It is also wise to crush up a few of the same boilies or bait that you are using on your hook bait and add it to the particle mix. This will ensure carp feel safe eating these baits and will be more likely to pick up your hook bait without being overly cautious.
Three items that will aid you in premixing carp bait are baiting pails, boilie crushers and flavour additives.
- Baiting Pails – are made by the majority of carp angling manufacturers but any pail will do the job. Just be sure it is thoroughly rinsed if it has been used for chemicals in the past.
- Boilie Crushers – are as the name states specialized tools for crushing up full boilies quickly and efficiently into chunks and power to add to pack baits. They are large enough to crush up a hand full of boilies at a time.
- Flavour Additives – can be purchased from special carp tackle shops. There is a myriad of flavours to choose from and every angler has their favourite. It is a case of trial and error to find which work the best in your area. If you’re unable to find a carp tackle shop nearby, just head to the local grocery store. It is quite easy to find sweet additives that will also be sticky to help hold particles together. Two of my personal favourites are Strawberry Jello powder and Molasses.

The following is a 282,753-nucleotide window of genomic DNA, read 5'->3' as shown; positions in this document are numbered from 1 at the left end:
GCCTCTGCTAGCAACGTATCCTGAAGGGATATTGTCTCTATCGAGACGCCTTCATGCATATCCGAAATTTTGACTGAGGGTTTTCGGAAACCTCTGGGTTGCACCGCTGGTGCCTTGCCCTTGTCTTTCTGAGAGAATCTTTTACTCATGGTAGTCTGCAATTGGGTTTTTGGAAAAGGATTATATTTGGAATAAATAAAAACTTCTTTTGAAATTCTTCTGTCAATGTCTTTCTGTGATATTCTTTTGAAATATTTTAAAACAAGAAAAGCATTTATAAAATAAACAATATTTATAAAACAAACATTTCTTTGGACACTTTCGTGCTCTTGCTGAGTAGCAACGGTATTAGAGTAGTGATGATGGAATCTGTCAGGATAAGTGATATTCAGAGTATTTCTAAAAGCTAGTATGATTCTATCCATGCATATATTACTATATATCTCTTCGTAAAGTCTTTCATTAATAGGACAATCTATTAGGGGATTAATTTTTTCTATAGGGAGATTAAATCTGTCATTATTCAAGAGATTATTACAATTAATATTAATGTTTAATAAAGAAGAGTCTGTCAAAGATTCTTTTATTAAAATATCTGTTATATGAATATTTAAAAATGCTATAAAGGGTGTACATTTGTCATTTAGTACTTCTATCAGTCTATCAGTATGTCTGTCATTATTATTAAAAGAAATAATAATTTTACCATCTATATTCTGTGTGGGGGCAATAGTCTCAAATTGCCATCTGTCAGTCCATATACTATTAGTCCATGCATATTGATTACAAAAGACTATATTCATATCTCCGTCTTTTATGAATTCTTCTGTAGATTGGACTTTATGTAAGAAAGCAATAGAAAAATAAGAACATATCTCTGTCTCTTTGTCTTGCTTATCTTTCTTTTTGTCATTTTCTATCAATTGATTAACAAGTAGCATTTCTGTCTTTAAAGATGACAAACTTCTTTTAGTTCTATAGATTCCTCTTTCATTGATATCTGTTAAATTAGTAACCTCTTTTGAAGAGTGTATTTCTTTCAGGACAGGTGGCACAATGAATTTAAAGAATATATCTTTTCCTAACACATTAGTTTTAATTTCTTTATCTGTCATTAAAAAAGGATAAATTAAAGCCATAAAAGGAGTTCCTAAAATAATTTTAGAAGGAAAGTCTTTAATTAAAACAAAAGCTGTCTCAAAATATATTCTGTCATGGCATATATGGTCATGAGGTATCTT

When to Bait for Carp Fishing?
When is the best time to bait for carp fishing?
- As regularly as you can for as many days in a row as you can prior to fishing a certain location. Occasions when I have pre-baited for 5 days in a row always result in sessions with the most fish on the bank.
- A general rule I abide by is pre-baiting at least 12 hours to 24 hours before I fish a certain location. I will also get some bait out on the location before I set up all my gear. 30 minutes to an hour before actually fishing will ensure the fish come in and start feeding comfortably before introducing your rig.
- The more accustom carp are to safely eating the baits you fish with, the greater the chances will be that you will catch carp quicker and in greater numbers.
Where to Bait for Carp Fishing?